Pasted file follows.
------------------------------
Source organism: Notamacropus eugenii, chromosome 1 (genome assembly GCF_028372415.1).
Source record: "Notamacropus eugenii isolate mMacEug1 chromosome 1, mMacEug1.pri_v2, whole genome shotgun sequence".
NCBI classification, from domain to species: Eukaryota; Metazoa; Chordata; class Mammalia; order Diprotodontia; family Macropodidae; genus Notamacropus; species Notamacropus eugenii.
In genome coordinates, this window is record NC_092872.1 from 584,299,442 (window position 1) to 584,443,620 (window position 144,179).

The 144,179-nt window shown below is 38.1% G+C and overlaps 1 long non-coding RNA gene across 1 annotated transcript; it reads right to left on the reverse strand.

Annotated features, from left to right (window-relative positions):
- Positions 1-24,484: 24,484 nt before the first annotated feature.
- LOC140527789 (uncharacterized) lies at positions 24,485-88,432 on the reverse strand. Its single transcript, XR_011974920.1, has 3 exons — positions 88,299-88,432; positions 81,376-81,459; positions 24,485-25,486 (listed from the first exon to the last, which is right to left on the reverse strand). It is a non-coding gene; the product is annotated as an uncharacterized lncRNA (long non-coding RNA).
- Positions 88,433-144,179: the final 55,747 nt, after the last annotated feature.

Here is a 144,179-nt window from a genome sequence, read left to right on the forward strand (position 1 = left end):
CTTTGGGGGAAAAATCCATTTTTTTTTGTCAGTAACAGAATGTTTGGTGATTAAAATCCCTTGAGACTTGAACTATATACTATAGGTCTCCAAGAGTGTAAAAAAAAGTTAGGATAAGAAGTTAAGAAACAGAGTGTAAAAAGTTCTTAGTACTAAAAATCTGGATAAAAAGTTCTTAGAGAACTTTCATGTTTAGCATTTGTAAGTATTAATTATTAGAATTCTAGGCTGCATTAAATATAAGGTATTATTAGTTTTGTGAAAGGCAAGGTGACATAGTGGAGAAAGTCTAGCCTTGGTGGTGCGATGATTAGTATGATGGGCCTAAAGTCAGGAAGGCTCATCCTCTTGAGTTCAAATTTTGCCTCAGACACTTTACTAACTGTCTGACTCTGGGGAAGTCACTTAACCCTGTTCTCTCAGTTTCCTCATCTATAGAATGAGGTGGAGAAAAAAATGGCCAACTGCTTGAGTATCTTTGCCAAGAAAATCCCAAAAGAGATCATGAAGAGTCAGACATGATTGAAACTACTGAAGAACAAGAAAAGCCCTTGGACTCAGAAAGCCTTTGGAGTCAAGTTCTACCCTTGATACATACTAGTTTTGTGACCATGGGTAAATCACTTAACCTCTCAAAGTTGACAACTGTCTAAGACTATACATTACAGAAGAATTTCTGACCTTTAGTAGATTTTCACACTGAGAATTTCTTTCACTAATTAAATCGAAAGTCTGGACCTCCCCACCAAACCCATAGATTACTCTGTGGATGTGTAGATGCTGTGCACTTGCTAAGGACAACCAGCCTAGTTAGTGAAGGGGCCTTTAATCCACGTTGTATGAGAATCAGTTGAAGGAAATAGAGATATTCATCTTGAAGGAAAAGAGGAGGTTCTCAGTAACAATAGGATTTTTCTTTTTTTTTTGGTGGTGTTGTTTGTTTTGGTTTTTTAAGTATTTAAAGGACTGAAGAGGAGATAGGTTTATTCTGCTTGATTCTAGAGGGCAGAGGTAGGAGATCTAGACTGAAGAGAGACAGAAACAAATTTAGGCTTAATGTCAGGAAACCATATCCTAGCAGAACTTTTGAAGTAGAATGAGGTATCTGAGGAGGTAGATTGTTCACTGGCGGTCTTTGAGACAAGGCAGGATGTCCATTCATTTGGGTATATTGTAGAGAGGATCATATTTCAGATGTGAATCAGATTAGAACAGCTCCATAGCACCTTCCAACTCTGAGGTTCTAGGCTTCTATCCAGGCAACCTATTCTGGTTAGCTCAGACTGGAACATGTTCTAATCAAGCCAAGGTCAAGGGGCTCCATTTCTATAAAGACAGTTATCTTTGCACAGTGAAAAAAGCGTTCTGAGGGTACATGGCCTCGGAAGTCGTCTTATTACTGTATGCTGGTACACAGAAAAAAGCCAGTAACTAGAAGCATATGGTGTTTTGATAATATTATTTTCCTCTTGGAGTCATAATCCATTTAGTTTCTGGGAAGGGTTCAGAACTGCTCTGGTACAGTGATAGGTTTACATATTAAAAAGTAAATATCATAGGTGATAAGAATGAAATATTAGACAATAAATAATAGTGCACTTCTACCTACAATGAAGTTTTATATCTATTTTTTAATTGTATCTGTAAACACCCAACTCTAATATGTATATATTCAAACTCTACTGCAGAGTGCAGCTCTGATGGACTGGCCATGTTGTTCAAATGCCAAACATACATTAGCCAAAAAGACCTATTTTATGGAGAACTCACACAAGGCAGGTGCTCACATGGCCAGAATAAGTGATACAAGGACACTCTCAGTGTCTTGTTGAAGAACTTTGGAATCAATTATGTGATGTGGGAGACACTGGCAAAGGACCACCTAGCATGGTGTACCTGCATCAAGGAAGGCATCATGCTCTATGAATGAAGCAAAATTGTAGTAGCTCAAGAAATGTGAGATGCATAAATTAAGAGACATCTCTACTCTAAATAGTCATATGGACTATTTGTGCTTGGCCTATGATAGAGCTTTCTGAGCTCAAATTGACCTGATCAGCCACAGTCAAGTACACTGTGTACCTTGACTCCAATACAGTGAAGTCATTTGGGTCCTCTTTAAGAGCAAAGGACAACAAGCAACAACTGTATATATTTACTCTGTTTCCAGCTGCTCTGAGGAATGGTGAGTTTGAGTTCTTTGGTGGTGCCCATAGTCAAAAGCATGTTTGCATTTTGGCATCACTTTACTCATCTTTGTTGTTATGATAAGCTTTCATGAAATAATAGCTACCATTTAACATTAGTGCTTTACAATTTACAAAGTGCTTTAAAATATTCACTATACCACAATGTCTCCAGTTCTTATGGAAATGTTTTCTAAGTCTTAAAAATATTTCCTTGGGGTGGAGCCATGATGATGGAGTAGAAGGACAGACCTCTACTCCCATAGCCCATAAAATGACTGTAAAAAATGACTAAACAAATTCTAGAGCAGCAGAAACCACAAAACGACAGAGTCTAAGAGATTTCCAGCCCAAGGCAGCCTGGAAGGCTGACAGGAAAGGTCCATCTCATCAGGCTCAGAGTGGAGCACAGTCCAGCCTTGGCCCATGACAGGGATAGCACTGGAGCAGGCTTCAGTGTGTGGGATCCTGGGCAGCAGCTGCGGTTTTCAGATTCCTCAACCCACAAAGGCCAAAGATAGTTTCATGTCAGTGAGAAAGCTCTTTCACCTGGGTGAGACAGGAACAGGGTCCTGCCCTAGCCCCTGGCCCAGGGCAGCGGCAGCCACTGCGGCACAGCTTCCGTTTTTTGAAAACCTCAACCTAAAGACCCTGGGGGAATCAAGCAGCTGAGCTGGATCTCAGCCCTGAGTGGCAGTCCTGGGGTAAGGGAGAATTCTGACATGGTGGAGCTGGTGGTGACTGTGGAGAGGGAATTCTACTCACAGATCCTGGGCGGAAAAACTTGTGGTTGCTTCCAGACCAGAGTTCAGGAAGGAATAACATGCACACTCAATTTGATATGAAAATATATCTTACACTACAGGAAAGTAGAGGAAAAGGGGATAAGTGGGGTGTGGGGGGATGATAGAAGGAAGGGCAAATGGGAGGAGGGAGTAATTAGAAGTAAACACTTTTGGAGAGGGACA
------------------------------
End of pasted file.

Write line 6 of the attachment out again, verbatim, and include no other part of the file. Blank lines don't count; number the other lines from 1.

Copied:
Annotated features, from left to right (window-relative positions):